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Advanced Copper Foil Announces New Arsenic-Free Copper FoilsMay 11, 2018 | Advanced Copper Foil
Estimated reading time: Less than a minute
Advanced Copper Foil and its supply partner, Circuit Foil Luxemburg, are pleased to introduce its new arsenic-free copper foils. Effective immediately, the ED copper foils TWLS and TZA will be manufactured as 100% arsenic-free. All traces of arsenic have been removed from the treatment process of these two copper foil types. There is no change in the base copper foil or its properties. As mandated by REACH and European Union Regulation, toxic substances such as arsenic, will be phased out. Arsenic is identified as a poisonous substance that can have severe adverse effects on humans and the environment.
“The printed circuit board industry is constantly changing, and we are pleased to announce this significant development to our copper foil supply chain. The elimination of arsenic from the electronics industry is an important step towards environmental and social responsibility”, says Kieran Healy, managing director of Advanced Copper Foil.
About Advanced Copper Foil
Advanced Copper Foil is the exclusive distributor of circuit foil Luxemburg and specializes in the tooling of copper foils and the manufacturing of aluminum supported copper foils for the North American printed circuit board industry. For more information, click here.
The "Global Copper Clad Laminates Market (by Type, Application, Reinforcement Material, & Region): Insights and Forecast with Potential Impact of COVID-19 (2023-2028)" report has been added to ResearchAndMarkets.com's offering.
The SCHMID Group, a global solution provider for the high-tech electronics, photovoltaics, glass and energy systems industries, will be exhibiting at productronica in Munich from November 14 – 17, 2023.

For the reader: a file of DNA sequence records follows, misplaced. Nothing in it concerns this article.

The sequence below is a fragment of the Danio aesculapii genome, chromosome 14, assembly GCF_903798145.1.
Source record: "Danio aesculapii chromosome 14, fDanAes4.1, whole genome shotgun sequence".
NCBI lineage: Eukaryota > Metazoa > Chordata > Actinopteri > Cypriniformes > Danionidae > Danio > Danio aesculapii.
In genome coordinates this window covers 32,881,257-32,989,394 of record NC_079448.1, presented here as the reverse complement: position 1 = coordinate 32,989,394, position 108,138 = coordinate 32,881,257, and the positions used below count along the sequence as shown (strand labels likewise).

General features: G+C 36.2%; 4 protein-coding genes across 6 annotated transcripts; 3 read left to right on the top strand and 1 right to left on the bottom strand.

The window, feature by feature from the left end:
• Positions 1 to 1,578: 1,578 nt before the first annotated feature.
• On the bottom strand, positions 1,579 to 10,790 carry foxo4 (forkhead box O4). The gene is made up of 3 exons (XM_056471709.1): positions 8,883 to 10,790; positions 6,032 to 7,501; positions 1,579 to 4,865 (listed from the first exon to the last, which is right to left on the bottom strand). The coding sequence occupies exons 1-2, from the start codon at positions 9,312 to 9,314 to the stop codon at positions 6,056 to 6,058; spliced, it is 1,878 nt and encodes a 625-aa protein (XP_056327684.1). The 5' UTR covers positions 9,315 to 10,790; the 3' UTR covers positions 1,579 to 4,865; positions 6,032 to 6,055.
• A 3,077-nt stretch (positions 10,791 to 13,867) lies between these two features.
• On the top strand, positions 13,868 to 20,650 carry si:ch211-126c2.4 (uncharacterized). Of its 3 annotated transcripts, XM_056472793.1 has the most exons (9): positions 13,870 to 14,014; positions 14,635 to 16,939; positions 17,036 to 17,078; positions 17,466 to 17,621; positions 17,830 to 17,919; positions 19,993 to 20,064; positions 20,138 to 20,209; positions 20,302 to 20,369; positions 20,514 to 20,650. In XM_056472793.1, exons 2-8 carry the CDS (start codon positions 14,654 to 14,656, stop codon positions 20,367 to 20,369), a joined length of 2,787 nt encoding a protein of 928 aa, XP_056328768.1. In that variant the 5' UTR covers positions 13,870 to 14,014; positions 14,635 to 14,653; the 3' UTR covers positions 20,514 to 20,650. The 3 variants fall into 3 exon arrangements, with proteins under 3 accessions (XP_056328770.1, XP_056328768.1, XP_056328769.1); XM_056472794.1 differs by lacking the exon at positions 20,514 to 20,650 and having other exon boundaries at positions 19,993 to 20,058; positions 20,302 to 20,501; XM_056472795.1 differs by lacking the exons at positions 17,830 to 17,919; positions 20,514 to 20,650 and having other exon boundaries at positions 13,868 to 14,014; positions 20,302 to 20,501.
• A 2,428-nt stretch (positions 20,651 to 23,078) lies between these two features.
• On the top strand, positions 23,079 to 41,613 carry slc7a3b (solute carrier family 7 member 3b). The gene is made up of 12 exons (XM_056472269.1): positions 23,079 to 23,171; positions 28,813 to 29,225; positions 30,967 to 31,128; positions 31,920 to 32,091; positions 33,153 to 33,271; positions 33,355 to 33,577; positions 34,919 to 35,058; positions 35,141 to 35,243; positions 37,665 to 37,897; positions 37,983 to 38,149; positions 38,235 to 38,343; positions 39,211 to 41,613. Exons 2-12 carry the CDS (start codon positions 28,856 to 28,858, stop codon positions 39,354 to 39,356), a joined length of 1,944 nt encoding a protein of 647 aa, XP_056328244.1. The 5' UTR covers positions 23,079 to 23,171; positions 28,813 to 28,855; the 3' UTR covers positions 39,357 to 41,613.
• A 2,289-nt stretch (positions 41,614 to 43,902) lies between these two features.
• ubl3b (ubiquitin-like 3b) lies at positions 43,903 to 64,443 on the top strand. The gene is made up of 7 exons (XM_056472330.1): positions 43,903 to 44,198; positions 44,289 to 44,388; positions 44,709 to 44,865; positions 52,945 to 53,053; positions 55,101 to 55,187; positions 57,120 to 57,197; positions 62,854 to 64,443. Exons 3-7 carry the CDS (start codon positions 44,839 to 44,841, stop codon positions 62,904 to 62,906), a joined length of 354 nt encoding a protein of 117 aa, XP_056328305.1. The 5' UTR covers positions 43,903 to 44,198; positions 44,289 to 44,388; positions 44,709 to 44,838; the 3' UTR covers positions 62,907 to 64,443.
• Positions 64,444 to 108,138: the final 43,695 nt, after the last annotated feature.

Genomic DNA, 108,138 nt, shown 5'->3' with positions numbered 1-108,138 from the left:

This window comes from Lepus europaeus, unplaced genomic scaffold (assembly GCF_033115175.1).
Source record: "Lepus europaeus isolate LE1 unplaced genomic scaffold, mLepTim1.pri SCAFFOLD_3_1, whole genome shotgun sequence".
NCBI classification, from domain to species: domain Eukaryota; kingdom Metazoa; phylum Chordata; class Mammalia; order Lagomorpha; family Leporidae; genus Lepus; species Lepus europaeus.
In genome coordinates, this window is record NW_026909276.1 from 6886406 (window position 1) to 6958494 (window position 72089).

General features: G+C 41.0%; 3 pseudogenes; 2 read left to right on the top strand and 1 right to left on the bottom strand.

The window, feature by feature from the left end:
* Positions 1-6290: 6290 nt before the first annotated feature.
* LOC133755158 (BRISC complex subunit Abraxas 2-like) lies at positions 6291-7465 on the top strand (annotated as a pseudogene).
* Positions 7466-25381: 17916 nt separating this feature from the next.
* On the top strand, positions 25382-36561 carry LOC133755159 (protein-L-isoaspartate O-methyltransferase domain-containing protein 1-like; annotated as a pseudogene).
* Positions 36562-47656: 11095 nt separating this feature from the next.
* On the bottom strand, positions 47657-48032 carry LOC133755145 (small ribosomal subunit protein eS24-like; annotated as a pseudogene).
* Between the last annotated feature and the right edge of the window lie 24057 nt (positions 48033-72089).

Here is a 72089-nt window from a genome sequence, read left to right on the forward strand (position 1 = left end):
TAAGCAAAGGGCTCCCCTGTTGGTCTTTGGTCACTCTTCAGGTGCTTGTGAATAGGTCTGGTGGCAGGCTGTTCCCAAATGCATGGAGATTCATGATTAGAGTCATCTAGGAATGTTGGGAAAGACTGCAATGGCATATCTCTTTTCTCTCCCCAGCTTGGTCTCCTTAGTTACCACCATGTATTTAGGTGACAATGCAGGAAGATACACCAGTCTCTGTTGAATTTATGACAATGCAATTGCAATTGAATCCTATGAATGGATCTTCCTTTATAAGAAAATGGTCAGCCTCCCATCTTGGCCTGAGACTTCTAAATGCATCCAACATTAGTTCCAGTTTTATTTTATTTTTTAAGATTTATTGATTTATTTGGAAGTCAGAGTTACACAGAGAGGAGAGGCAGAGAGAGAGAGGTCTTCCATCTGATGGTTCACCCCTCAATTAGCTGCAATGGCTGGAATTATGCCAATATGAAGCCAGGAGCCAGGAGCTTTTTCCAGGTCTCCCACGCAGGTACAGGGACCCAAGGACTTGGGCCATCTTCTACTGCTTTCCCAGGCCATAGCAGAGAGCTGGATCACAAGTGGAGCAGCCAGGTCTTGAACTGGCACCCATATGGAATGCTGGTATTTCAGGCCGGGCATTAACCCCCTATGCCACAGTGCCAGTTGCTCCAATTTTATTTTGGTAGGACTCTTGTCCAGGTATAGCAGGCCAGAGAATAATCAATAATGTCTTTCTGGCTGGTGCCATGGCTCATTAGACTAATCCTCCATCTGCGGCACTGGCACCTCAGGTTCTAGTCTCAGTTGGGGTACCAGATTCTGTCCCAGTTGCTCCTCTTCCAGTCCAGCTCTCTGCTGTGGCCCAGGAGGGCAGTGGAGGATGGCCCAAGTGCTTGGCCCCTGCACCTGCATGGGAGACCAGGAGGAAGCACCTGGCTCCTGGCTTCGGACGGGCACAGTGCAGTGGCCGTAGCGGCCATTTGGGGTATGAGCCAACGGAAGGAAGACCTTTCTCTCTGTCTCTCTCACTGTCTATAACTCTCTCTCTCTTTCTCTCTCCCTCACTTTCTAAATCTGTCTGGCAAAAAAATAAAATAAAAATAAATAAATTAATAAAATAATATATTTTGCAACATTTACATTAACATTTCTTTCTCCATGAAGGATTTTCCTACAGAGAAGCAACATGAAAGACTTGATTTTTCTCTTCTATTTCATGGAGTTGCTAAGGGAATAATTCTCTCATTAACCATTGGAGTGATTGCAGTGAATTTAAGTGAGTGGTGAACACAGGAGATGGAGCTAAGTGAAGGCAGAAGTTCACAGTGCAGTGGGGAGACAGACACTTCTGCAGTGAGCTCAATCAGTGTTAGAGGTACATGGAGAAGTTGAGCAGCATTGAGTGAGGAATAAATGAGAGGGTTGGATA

The topic of intrinsic copper structure has been largely neglected in discussions regarding the PCB fabrication quality control process. At face value, this seems especially strange considering that copper has been the primary conductor in all wiring boards and substrates since they were first invented. IPC and other standards almost exclusively address copper thickness with some mild attention being paid to surface structure for signal loss-mitigation/coarse properties.
At PCB West, I sat down for an interview with John Andresakis, the director of business development for Quantic Ohmega. I asked John to update us on the company’s newest materials, trends in advanced materials, and the integration of Ticer Technologies, which Quantic acquired in 2021. As John explains, much of the excitement in materials focuses on laminates with lower and lower dielectric constants.
Printed circuit board (PCB) reliability testing is generally performed by exposing the board to various mechanical, electrical, and/or thermal stimuli delineated by IPC standards, and then evaluating any resulting failure modes. Thermal shock testing is one type of reliability test that involves repeatedly exposing the PCB test board to a 288°C pot of molten solder for a specific time (typically 10 seconds) and measuring the number of cycles it takes for a board’s copper layer to separate from the organic dielectric layer. If there is no delamination, fabricators can rest assured that the board will perform within expected temperature tolerances in the real world.